P&G-productsOld Procter & Gamble Co. (NYSE: PG) chief executive A.G. Lafley will rejoin the company he used to run and replace CEO Bob McDonald. For Lafley to turn P&G around, he will have to change certain new trends among global consumers. That will not happen.

McDonald was criticized primarily for not using P&G's old and powerful brands to lift revenue. Instead, he moved the company toward selling cheaper brands. He had to change his focus to cost cutting to improve P&G's bottom line. This sort of action, often widely admired at other large companies seeking better earnings, did not impress the board or large outside shareholders, which include activist investor Bill Ackman.

Critics may want to remember that McDonald took over P&G during the Great Recession. That affected some portion of the company's earnings, and they continued to be affected during what universally was considered a slow global recovery. He did not get any credit for that, and perhaps in an environment in which CEOs are never judged to be better than their most recent quarter, McDonald's departure was bound to happen.

P&G prides itself on sales that extend across more than 180 countries. As a consequence, the company recently acknowledged in a Securities and Exchange Commission filing that "Our market environment is highly competitive with global, regional and local competitors."

Another other important observation in its disclosure to the SEC is: "Demand for our products has a correlation to global macroeconomic factors. The current macroeconomic factors remain dynamic." Put another away, P&G cannot push a rock uphill if the hill is too steep because of gravity created by global consumer spending woes. Yet another phrase P&G uses in the description of its revenue changes is "unfavorable geographic mix." Translated into English, that means the troubles in regions such as Europe have hurt P&G's sales.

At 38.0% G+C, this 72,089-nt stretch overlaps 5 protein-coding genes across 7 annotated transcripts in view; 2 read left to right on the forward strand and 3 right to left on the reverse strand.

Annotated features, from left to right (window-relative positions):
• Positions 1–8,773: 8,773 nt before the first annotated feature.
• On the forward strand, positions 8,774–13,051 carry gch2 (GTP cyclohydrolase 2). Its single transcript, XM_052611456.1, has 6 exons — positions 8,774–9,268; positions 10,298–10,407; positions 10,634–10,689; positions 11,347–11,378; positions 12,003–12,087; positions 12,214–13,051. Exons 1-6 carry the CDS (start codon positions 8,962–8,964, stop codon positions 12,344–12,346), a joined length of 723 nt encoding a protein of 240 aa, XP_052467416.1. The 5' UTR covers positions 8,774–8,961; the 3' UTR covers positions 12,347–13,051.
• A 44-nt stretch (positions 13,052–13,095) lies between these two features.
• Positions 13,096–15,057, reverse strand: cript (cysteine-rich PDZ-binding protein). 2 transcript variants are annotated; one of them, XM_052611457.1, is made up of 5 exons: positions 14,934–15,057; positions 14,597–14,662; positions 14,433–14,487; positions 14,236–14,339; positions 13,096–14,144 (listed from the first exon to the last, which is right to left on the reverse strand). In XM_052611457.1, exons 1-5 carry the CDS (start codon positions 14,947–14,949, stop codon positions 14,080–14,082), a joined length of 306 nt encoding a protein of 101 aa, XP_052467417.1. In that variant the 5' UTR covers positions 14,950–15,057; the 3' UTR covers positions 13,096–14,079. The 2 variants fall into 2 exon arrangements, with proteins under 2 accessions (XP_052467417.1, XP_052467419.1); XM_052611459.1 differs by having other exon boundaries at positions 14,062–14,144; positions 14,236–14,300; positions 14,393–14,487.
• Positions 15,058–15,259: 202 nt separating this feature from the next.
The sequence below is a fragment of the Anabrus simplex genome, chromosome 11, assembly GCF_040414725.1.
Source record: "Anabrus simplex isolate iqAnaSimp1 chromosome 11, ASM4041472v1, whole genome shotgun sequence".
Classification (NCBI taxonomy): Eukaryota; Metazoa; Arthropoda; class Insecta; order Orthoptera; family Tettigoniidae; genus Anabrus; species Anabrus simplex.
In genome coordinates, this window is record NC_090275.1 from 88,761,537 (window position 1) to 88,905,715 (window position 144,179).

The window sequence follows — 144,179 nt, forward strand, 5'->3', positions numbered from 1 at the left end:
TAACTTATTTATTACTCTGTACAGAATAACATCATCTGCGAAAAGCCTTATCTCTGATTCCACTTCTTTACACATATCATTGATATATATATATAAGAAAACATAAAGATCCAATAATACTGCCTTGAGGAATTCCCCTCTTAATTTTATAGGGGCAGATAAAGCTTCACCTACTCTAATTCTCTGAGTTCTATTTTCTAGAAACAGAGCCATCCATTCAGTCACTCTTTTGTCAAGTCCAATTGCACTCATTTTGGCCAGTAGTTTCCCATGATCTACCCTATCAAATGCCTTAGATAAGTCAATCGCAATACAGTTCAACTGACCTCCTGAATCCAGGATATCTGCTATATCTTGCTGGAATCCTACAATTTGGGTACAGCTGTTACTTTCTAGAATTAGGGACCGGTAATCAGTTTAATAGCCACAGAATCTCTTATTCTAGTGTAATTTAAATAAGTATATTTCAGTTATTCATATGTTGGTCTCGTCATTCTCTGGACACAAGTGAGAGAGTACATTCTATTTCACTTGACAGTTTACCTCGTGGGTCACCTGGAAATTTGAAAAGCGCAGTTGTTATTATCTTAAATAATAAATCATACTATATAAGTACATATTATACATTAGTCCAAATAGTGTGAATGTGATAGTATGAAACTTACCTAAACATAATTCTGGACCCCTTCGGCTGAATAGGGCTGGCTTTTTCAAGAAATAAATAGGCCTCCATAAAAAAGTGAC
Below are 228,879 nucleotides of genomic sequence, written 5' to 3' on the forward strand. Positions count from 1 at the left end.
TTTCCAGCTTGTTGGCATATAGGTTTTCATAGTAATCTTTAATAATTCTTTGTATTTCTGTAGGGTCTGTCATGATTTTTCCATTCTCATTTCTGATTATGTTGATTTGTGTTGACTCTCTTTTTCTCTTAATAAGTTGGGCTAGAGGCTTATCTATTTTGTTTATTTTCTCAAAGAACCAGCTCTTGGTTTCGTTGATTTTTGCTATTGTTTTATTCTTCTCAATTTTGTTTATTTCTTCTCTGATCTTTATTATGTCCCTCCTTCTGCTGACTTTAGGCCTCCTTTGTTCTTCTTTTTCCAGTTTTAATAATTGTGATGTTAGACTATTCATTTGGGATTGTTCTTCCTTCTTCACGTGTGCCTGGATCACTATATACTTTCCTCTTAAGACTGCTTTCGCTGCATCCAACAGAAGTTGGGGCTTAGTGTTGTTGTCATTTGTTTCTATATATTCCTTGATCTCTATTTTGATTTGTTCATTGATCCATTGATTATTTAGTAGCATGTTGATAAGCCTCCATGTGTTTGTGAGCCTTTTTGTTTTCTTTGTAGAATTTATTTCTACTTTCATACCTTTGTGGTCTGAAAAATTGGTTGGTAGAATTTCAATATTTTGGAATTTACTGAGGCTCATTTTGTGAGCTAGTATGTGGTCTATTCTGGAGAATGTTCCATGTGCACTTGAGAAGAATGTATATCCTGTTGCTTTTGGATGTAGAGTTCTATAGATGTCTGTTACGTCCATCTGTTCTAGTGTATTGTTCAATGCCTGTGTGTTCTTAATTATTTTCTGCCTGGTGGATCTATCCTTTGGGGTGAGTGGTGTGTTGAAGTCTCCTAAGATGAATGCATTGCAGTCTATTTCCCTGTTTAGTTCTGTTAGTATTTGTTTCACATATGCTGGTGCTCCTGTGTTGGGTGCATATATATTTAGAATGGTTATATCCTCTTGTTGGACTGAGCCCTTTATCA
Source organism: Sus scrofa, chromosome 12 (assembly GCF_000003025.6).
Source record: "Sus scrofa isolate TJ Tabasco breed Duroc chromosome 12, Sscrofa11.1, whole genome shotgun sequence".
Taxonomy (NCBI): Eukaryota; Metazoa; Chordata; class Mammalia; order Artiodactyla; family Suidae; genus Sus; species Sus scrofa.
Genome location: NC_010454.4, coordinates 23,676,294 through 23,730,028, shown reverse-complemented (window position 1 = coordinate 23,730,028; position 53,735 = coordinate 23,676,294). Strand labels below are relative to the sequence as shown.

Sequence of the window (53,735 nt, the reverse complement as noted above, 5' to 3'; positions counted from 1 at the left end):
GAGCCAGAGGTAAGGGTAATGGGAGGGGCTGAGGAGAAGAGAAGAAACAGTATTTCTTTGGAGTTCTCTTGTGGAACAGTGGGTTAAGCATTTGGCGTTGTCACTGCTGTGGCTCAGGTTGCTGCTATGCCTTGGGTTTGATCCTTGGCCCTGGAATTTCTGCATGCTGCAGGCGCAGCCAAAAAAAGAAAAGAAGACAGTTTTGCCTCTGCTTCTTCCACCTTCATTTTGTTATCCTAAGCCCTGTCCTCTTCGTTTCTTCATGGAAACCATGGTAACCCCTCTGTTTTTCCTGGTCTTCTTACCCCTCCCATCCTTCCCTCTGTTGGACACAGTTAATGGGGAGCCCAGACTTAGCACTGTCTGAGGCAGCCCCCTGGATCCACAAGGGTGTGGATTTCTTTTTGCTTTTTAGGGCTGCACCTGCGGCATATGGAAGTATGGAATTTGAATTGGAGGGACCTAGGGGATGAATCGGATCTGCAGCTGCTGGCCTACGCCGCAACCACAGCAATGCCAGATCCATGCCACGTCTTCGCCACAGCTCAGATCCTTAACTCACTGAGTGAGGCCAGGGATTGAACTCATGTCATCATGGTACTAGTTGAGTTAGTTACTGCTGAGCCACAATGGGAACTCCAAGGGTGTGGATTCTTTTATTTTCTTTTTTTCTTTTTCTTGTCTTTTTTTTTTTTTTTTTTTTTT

Because of P&G's size, it is difficult to find companies with which it can be compared. Among U.S.-based firms, the closest is smaller Colgate-Palmolive Co. (NYSE: CL). Its revenue rose just a little more than 2% last quarter, which is not meaningfully different from P&G's figure. The most damning comparison McDonald faced probably was the contrast of the revenue growth at rival Unilever PLC (NYSE: UL), where sales rose 4.9% in the first quarter.

Finally, McDonald actually was given the benefit of the doubt by Wall Street, perhaps because of "global macroeconomic factors." P&G's shares are up by 25% over the past year, which is about the same percentage as the S&P 500.

A year from now, when investors look back on Lafley's early tenure, the most notable factor may not be whether he did a good job with changing the product mix of the company, cutting costs or buying other companies. At the core of the matter will be whether Lafley was able to get P&G to grow faster than worldwide gross domestic product. Now, that would be magic.


Filed under: 24/7 Wall St. Wire, Consumer Product, Management Change Tagged: CL, featured, PG, UL

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